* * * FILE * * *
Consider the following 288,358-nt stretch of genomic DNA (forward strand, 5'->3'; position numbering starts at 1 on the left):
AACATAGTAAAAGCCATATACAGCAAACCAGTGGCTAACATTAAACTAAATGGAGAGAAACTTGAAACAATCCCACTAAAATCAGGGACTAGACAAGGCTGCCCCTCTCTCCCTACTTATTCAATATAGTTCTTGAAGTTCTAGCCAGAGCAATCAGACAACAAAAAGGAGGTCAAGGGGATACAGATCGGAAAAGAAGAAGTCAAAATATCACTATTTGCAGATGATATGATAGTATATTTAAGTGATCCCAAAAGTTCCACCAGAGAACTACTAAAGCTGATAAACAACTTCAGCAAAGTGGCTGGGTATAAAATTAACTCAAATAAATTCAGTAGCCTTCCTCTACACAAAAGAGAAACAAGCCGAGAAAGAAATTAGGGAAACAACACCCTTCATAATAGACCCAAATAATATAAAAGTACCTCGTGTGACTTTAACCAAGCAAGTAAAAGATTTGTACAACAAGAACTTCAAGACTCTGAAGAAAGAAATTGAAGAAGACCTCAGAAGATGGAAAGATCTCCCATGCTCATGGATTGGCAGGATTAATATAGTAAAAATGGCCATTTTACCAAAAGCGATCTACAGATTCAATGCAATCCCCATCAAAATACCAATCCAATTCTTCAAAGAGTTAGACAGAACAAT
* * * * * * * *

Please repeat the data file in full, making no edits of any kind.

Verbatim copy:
Consider the following 288,358-nt stretch of genomic DNA (forward strand, 5'->3'; position numbering starts at 1 on the left):
AACATAGTAAAAGCCATATACAGCAAACCAGTGGCTAACATTAAACTAAATGGAGAGAAACTTGAAACAATCCCACTAAAATCAGGGACTAGACAAGGCTGCCCCTCTCTCCCTACTTATTCAATATAGTTCTTGAAGTTCTAGCCAGAGCAATCAGACAACAAAAAGGAGGTCAAGGGGATACAGATCGGAAAAGAAGAAGTCAAAATATCACTATTTGCAGATGATATGATAGTATATTTAAGTGATCCCAAAAGTTCCACCAGAGAACTACTAAAGCTGATAAACAACTTCAGCAAAGTGGCTGGGTATAAAATTAACTCAAATAAATTCAGTAGCCTTCCTCTACACAAAAGAGAAACAAGCCGAGAAAGAAATTAGGGAAACAACACCCTTCATAATAGACCCAAATAATATAAAAGTACCTCGTGTGACTTTAACCAAGCAAGTAAAAGATTTGTACAACAAGAACTTCAAGACTCTGAAGAAAGAAATTGAAGAAGACCTCAGAAGATGGAAAGATCTCCCATGCTCATGGATTGGCAGGATTAATATAGTAAAAATGGCCATTTTACCAAAAGCGATCTACAGATTCAATGCAATCCCCATCAAAATACCAATCCAATTCTTCAAAGAGTTAGACAGAACAAT